With base price being defined as how much the item is priced in the store, and not the discounted cost for crafting the item.
Items you can buy from the store usually have a CL listed.
For example, the Ring of Invisibility has a CL 3rd, so a player would need to take a DC 8 spellcaster check to successfully craft the item.
No, oddly enough. The crafter of the item sets its caster level, from a minimum of whatever it takes to cast the requisite spells (or other requirement listed for the item), to a maximum of the crafter’s own caster level. Since caster level typically costs money, increases DCs, and so on, most crafters use the lowest caster level possible for the item.
The caster level listed with items is the “typical” caster level for that item, where “typical” is more-or-less just something the authors made up. For most items, it is the minimum (e.g. that ring of invisibility, requiring as it does the 2nd-level invisibility spell, which has a minimum caster level of 3rd), but there are exceptions (e.g. sovereign glue, which has an absurd listed CL of 20th, despite only really requiring 3rd for make whole).
From what I can gather, the cost to craft a magical item with multiple abilities costs the full price for the most expensive bonus, then 1.5 times the price of each additional bonus.
It is worth noting that D&D 3.5, upon which Pathfinder is based, added a rule in Magic Item Compendium that certain, basic sorts of bonuses do not incur this premium. For instance, making your ring of invisibility also include a deflection bonus to AC (à la ring of protection) would not cost extra (just the cost of ring of invisibility plus the cost of ring of protection), because deflection bonuses to AC were one of the “generic” bonuses you could have on rings. Other examples included enhancement bonuses to ability scores, resistance bonuses to saving throws, etc.
This change allowed for characters to get their critical math fixes, while still allowing them to get “fun” and interesting items. It led to a much smoother game that penalized characters less for being responsible and buying the critical, but boring, +number items.
I will admit that Paizo not only has not ported this rule, but adamantly opposes it with its recommendations. Paizo considers it important that characters pay extra for combining such items. I will state flat-out that they are quite simply wrong. This attitude massively, and unnecessarily, shafts the classes that were already weakest. I cannot more strongly recommend that you ignore them on this issue.
Lets say I want to craft a Ring of Invisibility and also enchant it with Magic Aura so that it registers as a non-magical ring.
Your example is done correctly.
- Does adding the Magic Aura effect to the Ring of Invisibility increase the final Caster Level of the ring, and thus the DC spellcaster check? If so, by how much? Just 1 since I used Caster Level 1 to add the effect, making the ring a CL 4th with a DC 9 spellcaster check?
Caster level requirements are minimums, so use the highest minimum as the overall minimum of the item. In this case, magic aura requires CL 1st and invisibility requires CL 3rd, so the ring requires CL 3rd. You could craft with a higher CL (requiring a higher DC), which would make the ring more resistant to dispel magic et al.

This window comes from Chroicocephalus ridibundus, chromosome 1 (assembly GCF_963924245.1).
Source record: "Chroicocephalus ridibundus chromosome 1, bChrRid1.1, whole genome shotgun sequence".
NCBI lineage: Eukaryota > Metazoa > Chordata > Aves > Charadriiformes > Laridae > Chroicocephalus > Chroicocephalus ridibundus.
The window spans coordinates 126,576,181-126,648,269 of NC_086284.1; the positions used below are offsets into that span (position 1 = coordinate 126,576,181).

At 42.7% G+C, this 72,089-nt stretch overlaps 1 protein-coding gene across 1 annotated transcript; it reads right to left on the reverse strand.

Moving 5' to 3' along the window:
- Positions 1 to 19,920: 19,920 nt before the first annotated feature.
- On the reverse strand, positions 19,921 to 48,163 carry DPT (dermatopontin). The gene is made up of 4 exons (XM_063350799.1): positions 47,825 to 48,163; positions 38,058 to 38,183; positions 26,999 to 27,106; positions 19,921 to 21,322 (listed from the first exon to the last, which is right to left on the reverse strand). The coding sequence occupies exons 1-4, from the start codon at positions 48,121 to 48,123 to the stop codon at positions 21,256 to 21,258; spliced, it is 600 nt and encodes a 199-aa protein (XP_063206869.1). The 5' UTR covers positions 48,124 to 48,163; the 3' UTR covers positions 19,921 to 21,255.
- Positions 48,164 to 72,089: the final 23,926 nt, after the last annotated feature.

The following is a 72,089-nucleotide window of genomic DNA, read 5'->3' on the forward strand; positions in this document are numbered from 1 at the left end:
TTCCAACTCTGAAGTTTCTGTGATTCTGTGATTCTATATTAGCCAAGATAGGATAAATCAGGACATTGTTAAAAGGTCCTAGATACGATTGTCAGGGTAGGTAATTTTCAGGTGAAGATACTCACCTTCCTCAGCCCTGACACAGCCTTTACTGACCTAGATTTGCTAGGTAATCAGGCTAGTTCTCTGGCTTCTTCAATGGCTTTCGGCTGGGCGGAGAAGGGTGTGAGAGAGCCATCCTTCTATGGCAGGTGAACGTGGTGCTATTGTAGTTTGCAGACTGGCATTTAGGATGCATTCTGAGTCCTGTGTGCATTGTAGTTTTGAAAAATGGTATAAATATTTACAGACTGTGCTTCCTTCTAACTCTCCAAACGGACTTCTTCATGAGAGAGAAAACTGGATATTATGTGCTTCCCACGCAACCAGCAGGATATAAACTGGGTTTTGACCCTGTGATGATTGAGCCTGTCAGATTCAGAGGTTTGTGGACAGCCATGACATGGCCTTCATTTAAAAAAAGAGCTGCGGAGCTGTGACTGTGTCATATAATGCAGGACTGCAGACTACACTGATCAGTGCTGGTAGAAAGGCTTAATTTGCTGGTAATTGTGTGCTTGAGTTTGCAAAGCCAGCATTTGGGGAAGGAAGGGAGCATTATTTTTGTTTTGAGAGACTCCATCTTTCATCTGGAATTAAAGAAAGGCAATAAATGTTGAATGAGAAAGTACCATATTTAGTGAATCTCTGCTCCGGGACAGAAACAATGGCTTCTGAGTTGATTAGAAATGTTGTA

When you upgrade a magical item or add additional abilities to an existing magical item, do you take a DC spellcaster check at the end of the crafting time? The rules do not state this outright and I've not been able to find an answer.
- If you do, do you use the CL of the new ability for the check? With the example for adding Invisibility to a ring of protection, would the DC of the spellcaster check be that of the CL of the ring of Invisibility (3rd), or something else?
The DC would be based on the item’s CL, whatever it is. At a minimum for this ring, 3rd.
Does the CL of the item increase when upgrading an item? Bracers of Armor has a CL 7th regardless of the strength of the enchantment bonus. Would upgrading the bonus from +1 to +3, or +1 to +5, still use a DC 12 spellcaster check?
If you were correct about bracers of armor requiring CL 7th regardless of enhancement bonus, you would be correct. I believe there may be some examples where this would be the case.
However, the bracers of armor do not require CL 7th. Rather, they require that
creator’s caster level must be at least two times that of the bonus placed in the bracers, plus any requirements of the armor special abilities
The items are similar, but there is a difference
Both of them allow spontaneous casters to get another spell to cast. Since they tend to have fairly hard limits on the spells known, this can be a great boon as there are many great low level buffing spells.
The Ring gives access to spells of other arcane casting classes, the Page doesn't
The real difference comes down to this from page of spell knowledge
Meaning that it can only grant class spells. The Ring of spell knowledge does not have this limitation:
The Page may hold a divine spell, the Ring cannot
Also, the page can be either arcane or divine, while the Ring is only arcane.
You can change the spell inside the Ring, but not on the Page
So why a Ring when it limits you to only arcane spells? Because you are able to change what spell is loaded into it (supported by this answer). So keep a scroll and if needed copy its spell into the Ring and there you go.